Factors affecting competence to make decisions for oneself can involve complex, neuropsychiatrically based dynamics.
For one thing, competence is task-specific. For example, a person may be competent to make his or her own medical decisions, but not to manage finances, or vice versa.
Second, competence is affected by affective factors. That is, how a person feels in a given situation can drive how the person processes information so as to make decisions. Given this emotional dimension, a person’s competence may fluctuate in different situations or in the context of the person’s relationships with different people. A relationship characterized by abuse or by a power imbalance can impair competence, while a supportive relationship can help maintain or restore competence. Thus, a forensic evaluator, while not acting as a treating clinician, can make recommendations as to creating a social context that can enhance a person’s decision-making capacity.
Finally, forensically reliable competence assessment requires recognition of subtle indicators not always evident to clinicians, attorneys or judges — for example, “when a patient [or examinee] demonstrates a capacity to articulate coherent sentences containing plausibly valid facts, even though there is severe impairment, through illness, of his or her underlying decision-making capacity.” (Gutheil TG, Bursztajn HJ, “Clinicians’ guidelines for assessing and presenting subtle forms of patient incompetence in legal settings, Am J Psychiatry, 1986)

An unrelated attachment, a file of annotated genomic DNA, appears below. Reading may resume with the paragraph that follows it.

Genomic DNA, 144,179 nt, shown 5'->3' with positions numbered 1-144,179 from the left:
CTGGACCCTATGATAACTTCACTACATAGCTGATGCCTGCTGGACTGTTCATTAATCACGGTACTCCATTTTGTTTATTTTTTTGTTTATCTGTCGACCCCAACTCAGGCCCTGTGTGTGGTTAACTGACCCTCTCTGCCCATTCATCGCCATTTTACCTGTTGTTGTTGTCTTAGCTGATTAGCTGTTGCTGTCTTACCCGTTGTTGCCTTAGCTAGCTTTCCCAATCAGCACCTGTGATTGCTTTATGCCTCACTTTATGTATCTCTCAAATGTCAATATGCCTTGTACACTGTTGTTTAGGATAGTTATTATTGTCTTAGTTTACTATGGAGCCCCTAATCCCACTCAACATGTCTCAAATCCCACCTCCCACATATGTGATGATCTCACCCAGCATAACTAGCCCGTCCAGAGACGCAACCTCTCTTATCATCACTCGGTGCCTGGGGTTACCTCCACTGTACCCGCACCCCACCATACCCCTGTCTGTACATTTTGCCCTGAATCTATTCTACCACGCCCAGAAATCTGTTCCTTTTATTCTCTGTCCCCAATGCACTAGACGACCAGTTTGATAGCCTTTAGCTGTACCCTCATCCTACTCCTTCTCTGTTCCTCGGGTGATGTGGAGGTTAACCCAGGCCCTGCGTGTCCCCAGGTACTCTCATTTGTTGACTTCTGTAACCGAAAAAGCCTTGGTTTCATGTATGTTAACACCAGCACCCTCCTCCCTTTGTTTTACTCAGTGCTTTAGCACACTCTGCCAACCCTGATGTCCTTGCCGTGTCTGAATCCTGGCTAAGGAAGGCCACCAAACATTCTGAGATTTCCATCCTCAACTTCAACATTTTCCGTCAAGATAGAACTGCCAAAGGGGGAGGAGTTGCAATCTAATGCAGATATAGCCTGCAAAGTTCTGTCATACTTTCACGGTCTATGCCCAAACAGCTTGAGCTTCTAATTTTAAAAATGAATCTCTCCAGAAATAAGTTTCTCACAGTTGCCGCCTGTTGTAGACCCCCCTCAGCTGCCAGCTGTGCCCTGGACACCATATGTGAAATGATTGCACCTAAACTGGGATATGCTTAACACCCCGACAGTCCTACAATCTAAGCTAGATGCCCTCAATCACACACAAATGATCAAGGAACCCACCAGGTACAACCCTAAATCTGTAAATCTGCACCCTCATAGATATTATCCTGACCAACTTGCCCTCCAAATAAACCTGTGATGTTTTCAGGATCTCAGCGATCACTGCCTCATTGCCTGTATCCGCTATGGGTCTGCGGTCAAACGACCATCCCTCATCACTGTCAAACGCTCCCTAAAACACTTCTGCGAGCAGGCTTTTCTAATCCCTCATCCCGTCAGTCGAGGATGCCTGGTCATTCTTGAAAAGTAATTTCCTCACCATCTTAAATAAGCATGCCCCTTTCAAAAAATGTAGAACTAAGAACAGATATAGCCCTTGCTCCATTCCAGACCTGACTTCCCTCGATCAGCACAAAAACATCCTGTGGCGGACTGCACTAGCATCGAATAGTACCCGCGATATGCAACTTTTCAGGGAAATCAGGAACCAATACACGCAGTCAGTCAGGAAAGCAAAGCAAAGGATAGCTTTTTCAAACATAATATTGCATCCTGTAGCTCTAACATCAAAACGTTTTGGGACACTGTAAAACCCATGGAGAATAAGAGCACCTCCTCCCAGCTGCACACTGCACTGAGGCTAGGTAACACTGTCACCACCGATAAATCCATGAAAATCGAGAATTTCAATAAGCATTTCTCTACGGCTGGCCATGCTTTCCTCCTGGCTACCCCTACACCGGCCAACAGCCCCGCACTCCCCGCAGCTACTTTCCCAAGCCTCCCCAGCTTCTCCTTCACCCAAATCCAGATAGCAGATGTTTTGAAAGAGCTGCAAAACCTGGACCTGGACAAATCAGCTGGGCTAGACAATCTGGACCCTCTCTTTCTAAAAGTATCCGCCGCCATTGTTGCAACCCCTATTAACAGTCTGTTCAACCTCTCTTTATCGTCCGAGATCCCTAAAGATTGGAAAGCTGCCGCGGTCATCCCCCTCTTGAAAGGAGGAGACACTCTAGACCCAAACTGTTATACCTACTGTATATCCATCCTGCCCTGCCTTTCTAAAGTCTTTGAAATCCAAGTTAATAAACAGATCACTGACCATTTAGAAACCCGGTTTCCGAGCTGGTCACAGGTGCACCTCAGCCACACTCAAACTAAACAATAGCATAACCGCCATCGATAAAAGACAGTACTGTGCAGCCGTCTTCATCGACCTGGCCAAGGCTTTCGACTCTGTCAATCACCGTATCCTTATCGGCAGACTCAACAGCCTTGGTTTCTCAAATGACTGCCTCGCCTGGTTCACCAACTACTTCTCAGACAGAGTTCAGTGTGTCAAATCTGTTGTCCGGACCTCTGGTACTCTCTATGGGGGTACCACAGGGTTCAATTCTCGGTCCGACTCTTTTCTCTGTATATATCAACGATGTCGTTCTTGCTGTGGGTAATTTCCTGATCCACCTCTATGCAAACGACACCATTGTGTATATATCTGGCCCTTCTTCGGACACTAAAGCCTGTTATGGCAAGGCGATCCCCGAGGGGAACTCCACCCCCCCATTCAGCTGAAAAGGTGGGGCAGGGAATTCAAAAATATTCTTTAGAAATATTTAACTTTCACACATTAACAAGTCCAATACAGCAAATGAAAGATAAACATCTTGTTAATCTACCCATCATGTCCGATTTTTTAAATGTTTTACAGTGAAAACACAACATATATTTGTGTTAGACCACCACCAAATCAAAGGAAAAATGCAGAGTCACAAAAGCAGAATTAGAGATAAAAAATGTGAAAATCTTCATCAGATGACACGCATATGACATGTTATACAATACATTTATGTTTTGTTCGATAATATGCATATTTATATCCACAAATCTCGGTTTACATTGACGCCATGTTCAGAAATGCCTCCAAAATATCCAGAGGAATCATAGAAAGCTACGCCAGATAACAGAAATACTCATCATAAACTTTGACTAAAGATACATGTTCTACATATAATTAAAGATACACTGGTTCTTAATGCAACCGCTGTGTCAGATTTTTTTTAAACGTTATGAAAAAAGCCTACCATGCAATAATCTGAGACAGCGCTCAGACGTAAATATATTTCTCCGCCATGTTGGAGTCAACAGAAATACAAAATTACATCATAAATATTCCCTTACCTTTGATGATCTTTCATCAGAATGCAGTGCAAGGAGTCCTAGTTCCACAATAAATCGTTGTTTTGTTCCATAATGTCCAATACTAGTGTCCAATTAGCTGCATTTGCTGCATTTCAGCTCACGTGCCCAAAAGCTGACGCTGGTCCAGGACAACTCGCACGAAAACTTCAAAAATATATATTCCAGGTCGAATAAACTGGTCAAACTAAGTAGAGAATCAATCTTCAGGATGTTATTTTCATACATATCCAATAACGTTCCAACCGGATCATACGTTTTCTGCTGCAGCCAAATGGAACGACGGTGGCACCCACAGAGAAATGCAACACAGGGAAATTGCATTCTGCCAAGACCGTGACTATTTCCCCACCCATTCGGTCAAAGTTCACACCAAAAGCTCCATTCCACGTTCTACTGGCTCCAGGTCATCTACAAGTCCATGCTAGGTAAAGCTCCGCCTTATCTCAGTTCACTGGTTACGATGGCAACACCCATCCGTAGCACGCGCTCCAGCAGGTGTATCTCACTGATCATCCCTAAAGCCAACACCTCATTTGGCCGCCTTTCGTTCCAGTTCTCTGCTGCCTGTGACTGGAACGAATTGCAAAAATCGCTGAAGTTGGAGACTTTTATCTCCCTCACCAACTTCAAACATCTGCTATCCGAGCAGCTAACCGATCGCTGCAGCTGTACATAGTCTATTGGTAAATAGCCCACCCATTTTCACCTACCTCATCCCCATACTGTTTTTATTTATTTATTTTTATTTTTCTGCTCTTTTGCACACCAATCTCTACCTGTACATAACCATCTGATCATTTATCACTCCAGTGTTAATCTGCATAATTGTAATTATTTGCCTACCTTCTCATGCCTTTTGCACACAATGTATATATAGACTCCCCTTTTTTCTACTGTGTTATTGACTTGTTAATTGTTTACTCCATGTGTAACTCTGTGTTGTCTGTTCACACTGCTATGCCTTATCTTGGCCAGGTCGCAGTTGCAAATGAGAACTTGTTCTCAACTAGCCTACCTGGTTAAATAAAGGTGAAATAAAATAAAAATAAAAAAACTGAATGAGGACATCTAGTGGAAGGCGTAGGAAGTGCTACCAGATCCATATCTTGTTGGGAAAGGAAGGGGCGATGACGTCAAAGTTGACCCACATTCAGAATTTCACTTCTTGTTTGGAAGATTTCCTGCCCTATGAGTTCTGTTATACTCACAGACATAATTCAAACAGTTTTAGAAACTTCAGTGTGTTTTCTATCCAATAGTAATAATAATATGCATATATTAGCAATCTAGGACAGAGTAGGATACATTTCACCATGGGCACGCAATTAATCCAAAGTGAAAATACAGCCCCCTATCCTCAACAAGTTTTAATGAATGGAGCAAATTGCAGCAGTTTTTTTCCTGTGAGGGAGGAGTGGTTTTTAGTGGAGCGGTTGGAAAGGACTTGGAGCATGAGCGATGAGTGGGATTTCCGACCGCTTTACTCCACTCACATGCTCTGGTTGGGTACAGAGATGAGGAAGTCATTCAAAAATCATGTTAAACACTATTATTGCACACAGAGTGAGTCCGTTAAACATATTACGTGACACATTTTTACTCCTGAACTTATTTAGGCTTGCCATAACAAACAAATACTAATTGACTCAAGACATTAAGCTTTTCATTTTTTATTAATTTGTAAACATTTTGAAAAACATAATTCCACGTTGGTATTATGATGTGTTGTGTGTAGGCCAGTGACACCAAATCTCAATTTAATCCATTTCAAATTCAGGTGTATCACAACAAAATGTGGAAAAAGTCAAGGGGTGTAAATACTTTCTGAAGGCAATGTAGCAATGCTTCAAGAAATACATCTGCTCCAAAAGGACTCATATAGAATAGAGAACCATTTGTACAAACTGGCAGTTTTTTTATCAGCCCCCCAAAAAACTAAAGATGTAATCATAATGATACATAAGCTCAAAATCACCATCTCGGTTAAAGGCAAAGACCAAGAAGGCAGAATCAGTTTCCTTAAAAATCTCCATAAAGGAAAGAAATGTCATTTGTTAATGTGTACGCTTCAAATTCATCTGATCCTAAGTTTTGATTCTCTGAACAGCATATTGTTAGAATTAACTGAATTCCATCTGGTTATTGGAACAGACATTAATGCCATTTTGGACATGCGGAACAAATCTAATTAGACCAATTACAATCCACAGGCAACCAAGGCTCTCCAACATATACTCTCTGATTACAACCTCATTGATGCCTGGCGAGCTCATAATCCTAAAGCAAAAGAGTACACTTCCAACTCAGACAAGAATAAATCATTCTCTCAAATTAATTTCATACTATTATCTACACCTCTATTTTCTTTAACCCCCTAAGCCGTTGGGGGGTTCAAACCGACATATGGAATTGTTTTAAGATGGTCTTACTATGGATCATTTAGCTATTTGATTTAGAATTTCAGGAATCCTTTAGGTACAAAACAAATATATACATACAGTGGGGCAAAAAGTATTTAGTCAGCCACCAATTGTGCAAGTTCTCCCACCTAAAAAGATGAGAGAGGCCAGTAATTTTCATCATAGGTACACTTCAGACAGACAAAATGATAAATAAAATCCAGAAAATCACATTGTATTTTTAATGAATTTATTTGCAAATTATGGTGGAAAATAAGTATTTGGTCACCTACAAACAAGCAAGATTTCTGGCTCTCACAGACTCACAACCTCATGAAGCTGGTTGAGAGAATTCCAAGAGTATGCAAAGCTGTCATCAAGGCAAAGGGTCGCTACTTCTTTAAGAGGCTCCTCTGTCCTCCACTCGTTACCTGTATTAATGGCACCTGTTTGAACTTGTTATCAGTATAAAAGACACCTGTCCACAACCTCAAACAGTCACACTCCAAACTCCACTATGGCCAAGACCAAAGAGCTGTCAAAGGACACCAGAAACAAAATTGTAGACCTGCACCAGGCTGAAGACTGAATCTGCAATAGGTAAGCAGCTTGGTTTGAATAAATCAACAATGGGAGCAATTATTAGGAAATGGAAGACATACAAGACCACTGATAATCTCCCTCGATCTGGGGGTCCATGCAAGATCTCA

How is a forensic psychiatric evaluation carried out?
The evaluator interviews the person, administers psychological testing, and reviews additional data. Depending on the individual case, those data may include medical and legal records, educational and employment records, previous evaluations and collateral interviews or witness statements.
Can a forensic psychiatric examination be conducted by video link rather than physically in person?
Yes. The COVID-19 pandemic greatly accelerated a trend already underway toward the use of video-linked psychiatric interviews for both clinical and forensic purposes. Among the advantages of such telepsychiatry is that the attorney is not limited to retaining a local evaluator, since travel expenses are not incurred. The expense saved and convenience gained are multiplied when more than one examination may be helpful.
Should a forensic psychiatric examination be video-recorded, as attorneys often request?
No. When an examination is recorded (whether by video or only by audio), the findings are foreseeably distorted by the effects of performance anxiety and impression management. Typically, the examinee feels constrained to say what is expected of him or her. Free and open disclosure instead requires one-to-one dialogue between examiner and examinee. For this reason, it is also not helpful for an attorney to be present, which too often turns the examination into a quasi-deposition.
Given the sensitive issues of personal autonomy and agency, as well as family relationships, that are at stake in both the consideration and implementation of conservatorship, it is important that people feel a sense of comfort and security during what can be an exceptionally trying and difficult time.
The process works best when a there is a relationship of trust among the conservator, the protected person and family members. To the extent that a forensic psychiatric evaluation can contribute to creating such a foundation, better decision-making both with respect to conservatorship and by the conservator will likely result.
Lisa M. Cukier is a partner, executive committee member and co-chair of the private client group at Burns & Levinson. Alex J. Harrington is an associate in the firm’s private client group. Dr. Harold J. Bursztajn practices clinical and forensic psychiatry and is a senior clinical faculty member at Harvard Medical School.